A motto (from the Italian word motto, meaning witticism, sentence) is a phrase meant to formally describe the general motivation or intention of a social group or organization. A motto may be in any language, but Latin is the most used. The local language is usual in the mottos of governments.


In heraldry, a motto is often depicted in an achievement of arms typically on a scroll below the shield or else above the crest as in Scots heraldry.

In English and Scottish heraldry mottoes are not granted with armorial bearings, and may be adopted and changed at will. Although very unusual and perhaps outside regular heraldic practice, there are some examples of the particular appearance of the motto scroll and letters thereon being blazoned.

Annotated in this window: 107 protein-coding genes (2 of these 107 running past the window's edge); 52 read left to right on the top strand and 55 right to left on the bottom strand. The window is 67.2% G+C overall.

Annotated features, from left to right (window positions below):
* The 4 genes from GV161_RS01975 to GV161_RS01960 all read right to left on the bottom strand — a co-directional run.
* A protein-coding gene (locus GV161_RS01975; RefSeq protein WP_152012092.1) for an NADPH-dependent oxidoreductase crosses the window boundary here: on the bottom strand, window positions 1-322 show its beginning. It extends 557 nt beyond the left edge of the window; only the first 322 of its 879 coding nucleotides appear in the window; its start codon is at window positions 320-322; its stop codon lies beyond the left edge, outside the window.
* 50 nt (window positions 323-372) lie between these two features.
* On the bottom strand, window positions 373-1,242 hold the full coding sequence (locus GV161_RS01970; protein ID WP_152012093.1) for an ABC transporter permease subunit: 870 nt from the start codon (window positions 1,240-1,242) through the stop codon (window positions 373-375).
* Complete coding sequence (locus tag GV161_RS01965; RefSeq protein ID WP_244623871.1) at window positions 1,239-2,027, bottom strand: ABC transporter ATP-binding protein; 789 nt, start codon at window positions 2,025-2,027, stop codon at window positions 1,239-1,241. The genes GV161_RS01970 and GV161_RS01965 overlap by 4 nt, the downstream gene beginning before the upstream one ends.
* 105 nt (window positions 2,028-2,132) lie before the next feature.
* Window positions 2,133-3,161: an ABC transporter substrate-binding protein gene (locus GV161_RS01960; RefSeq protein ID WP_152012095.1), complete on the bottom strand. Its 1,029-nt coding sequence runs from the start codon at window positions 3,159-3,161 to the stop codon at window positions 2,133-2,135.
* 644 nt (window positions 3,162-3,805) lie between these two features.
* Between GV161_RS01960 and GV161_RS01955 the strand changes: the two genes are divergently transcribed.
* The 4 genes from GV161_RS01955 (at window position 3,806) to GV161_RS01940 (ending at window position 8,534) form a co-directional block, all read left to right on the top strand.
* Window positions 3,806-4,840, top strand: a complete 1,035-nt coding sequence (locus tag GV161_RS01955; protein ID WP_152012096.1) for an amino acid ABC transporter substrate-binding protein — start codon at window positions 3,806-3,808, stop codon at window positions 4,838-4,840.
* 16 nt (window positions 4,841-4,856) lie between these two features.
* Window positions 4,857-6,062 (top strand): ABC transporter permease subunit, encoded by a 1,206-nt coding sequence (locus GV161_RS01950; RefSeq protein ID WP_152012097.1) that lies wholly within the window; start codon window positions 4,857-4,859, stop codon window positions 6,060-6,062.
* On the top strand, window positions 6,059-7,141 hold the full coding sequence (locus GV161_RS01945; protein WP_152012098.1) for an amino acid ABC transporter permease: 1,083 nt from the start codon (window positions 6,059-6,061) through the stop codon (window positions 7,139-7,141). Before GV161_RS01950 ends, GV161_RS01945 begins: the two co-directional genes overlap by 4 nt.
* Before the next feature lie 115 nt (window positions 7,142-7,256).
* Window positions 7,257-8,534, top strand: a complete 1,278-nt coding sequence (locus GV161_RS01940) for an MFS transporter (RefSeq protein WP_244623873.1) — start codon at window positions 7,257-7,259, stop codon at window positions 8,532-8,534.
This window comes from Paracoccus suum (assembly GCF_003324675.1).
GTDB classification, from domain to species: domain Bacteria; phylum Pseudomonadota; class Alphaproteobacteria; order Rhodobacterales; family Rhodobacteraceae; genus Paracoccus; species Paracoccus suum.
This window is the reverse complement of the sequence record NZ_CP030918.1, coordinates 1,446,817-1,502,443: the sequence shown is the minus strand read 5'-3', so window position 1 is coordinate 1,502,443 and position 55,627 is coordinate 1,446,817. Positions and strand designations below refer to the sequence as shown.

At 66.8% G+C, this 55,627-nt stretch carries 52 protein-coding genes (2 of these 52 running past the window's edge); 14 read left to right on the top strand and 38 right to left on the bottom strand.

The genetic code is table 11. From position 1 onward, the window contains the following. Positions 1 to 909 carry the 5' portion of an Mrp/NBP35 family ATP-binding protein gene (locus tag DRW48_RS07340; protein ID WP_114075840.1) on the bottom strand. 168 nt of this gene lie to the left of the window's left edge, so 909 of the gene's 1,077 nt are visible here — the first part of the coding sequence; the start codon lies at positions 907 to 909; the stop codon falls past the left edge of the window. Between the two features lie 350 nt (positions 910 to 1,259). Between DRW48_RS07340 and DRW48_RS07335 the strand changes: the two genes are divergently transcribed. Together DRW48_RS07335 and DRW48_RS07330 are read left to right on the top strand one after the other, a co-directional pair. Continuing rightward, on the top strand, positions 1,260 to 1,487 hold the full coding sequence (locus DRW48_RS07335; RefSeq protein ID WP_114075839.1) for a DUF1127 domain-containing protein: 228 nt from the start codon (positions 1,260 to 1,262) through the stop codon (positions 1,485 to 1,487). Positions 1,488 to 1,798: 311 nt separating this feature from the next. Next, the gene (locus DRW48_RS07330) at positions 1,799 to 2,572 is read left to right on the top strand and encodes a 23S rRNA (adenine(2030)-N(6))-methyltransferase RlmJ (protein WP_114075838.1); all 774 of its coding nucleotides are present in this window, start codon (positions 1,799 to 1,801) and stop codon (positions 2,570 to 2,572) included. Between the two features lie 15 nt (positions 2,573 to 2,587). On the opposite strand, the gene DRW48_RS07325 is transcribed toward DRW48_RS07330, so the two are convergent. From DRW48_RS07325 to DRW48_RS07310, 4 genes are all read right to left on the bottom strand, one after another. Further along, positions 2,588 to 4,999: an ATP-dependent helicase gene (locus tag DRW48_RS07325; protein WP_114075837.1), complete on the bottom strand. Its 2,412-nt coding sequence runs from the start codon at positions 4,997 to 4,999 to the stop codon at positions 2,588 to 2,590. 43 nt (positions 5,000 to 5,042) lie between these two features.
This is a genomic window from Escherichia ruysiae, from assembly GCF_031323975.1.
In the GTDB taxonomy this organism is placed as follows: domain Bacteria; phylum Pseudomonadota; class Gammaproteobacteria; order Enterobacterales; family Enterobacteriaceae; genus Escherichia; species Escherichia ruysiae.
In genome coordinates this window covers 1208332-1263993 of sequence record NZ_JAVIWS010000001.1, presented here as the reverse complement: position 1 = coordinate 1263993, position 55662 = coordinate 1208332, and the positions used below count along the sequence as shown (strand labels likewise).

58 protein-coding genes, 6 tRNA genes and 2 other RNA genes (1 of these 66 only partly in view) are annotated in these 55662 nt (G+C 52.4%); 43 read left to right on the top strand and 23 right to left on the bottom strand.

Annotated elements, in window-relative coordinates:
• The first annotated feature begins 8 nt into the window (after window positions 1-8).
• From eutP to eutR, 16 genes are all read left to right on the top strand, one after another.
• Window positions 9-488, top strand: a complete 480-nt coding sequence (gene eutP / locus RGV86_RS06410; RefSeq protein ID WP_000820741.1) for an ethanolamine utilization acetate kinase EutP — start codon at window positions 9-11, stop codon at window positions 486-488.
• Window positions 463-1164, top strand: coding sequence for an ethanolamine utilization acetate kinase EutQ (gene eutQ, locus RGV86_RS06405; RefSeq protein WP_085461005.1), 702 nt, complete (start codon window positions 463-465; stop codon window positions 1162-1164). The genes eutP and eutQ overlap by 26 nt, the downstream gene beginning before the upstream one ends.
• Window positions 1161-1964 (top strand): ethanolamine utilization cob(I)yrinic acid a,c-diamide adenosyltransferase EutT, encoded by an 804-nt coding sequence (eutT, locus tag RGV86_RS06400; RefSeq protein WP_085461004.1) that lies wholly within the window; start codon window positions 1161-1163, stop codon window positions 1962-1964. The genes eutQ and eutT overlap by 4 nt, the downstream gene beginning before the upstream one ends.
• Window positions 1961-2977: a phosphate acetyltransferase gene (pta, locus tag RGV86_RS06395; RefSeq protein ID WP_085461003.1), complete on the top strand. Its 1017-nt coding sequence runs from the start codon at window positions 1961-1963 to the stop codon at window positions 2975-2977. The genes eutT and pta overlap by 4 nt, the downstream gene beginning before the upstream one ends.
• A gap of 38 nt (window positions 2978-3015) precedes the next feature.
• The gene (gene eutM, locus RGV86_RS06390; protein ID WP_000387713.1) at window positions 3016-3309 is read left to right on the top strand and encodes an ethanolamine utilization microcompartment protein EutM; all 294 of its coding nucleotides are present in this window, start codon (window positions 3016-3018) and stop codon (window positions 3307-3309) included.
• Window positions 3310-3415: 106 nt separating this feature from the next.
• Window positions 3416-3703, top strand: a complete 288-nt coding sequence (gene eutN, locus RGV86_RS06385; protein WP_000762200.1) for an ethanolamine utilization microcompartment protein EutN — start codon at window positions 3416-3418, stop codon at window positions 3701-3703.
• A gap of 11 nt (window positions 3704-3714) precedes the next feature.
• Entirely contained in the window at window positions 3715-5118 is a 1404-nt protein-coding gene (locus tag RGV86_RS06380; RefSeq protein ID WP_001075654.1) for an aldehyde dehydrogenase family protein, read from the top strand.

A canting motto is one that contains word play. For example, the motto of the Earl of Onslow is Festina lente, punningly interpreting on-slow (literally "make haste slowly").

The motto of the County of Somerset is in Anglo-Saxon; that of South Cambridgeshire in the English Fens is in Dutch.

Ships and submarines in the Royal Navy each have a badge and motto, as do units of the Royal Air Force.

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